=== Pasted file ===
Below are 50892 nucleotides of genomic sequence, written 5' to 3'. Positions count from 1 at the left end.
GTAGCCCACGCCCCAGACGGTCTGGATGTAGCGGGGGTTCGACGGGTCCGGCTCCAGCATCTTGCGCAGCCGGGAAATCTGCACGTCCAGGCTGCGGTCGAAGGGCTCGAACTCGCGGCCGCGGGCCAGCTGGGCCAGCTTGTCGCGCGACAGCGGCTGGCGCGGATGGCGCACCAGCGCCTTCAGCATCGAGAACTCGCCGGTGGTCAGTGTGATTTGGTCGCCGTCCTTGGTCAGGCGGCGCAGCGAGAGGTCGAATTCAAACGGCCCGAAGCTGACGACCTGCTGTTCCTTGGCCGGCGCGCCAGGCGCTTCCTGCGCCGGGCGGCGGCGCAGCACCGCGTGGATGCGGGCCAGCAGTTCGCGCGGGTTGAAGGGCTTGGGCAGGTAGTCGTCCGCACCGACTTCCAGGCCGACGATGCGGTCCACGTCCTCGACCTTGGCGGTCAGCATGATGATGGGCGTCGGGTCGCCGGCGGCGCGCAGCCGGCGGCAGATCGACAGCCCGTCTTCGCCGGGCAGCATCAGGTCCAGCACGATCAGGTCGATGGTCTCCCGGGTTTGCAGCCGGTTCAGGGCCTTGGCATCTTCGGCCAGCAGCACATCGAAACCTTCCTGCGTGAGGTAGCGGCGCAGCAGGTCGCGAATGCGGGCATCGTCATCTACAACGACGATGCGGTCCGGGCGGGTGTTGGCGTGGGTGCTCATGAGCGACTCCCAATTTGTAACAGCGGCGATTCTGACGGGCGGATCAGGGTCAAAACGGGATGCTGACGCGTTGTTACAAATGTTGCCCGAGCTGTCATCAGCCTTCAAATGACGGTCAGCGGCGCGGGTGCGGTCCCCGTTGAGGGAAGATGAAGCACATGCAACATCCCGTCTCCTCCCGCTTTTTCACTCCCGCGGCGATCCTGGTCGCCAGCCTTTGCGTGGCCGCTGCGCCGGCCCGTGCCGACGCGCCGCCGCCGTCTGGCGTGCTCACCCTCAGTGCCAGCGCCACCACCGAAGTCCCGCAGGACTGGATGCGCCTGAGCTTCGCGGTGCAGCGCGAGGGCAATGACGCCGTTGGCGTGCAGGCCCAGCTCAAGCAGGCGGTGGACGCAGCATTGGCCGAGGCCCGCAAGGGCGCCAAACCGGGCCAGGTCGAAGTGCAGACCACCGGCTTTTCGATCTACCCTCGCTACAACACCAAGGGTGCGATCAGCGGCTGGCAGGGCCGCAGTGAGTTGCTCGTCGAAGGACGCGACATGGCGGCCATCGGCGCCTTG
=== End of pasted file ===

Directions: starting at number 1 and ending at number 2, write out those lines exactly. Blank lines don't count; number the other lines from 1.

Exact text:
Below are 50892 nucleotides of genomic sequence, written 5' to 3'. Positions count from 1 at the left end.
GTAGCCCACGCCCCAGACGGTCTGGATGTAGCGGGGGTTCGACGGGTCCGGCTCCAGCATCTTGCGCAGCCGGGAAATCTGCACGTCCAGGCTGCGGTCGAAGGGCTCGAACTCGCGGCCGCGGGCCAGCTGGGCCAGCTTGTCGCGCGACAGCGGCTGGCGCGGATGGCGCACCAGCGCCTTCAGCATCGAGAACTCGCCGGTGGTCAGTGTGATTTGGTCGCCGTCCTTGGTCAGGCGGCGCAGCGAGAGGTCGAATTCAAACGGCCCGAAGCTGACGACCTGCTGTTCCTTGGCCGGCGCGCCAGGCGCTTCCTGCGCCGGGCGGCGGCGCAGCACCGCGTGGATGCGGGCCAGCAGTTCGCGCGGGTTGAAGGGCTTGGGCAGGTAGTCGTCCGCACCGACTTCCAGGCCGACGATGCGGTCCACGTCCTCGACCTTGGCGGTCAGCATGATGATGGGCGTCGGGTCGCCGGCGGCGCGCAGCCGGCGGCAGATCGACAGCCCGTCTTCGCCGGGCAGCATCAGGTCCAGCACGATCAGGTCGATGGTCTCCCGGGTTTGCAGCCGGTTCAGGGCCTTGGCATCTTCGGCCAGCAGCACATCGAAACCTTCCTGCGTGAGGTAGCGGCGCAGCAGGTCGCGAATGCGGGCATCGTCATCTACAACGACGATGCGGTCCGGGCGGGTGTTGGCGTGGGTGCTCATGAGCGACTCCCAATTTGTAACAGCGGCGATTCTGACGGGCGGATCAGGGTCAAAACGGGATGCTGACGCGTTGTTACAAATGTTGCCCGAGCTGTCATCAGCCTTCAAATGACGGTCAGCGGCGCGGGTGCGGTCCCCGTTGAGGGAAGATGAAGCACATGCAACATCCCGTCTCCTCCCGCTTTTTCACTCCCGCGGCGATCCTGGTCGCCAGCCTTTGCGTGGCCGCTGCGCCGGCCCGTGCCGACGCGCCGCCGCCGTCTGGCGTGCTCACCCTCAGTGCCAGCGCCACCACCGAAGTCCCGCAGGACTGGATGCGCCTGAGCTTCGCGGTGCAGCGCGAGGGCAATGACGCCGTTGGCGTGCAGGCCCAGCTCAAGCAGGCGGTGGACGCAGCATTGGCCGAGGCCCGCAAGGGCGCCAAACCGGGCCAGGTCGAAGTGCAGACCACCGGCTTTTCGATCTACCCTCGCTACAACACCAAGGGTGCGATCAGCGGCTGGCAGGGCCGCAGTGAGTTGCTCGTCGAAGGACGCGACATGGCGGCCATCGGCGCCTTG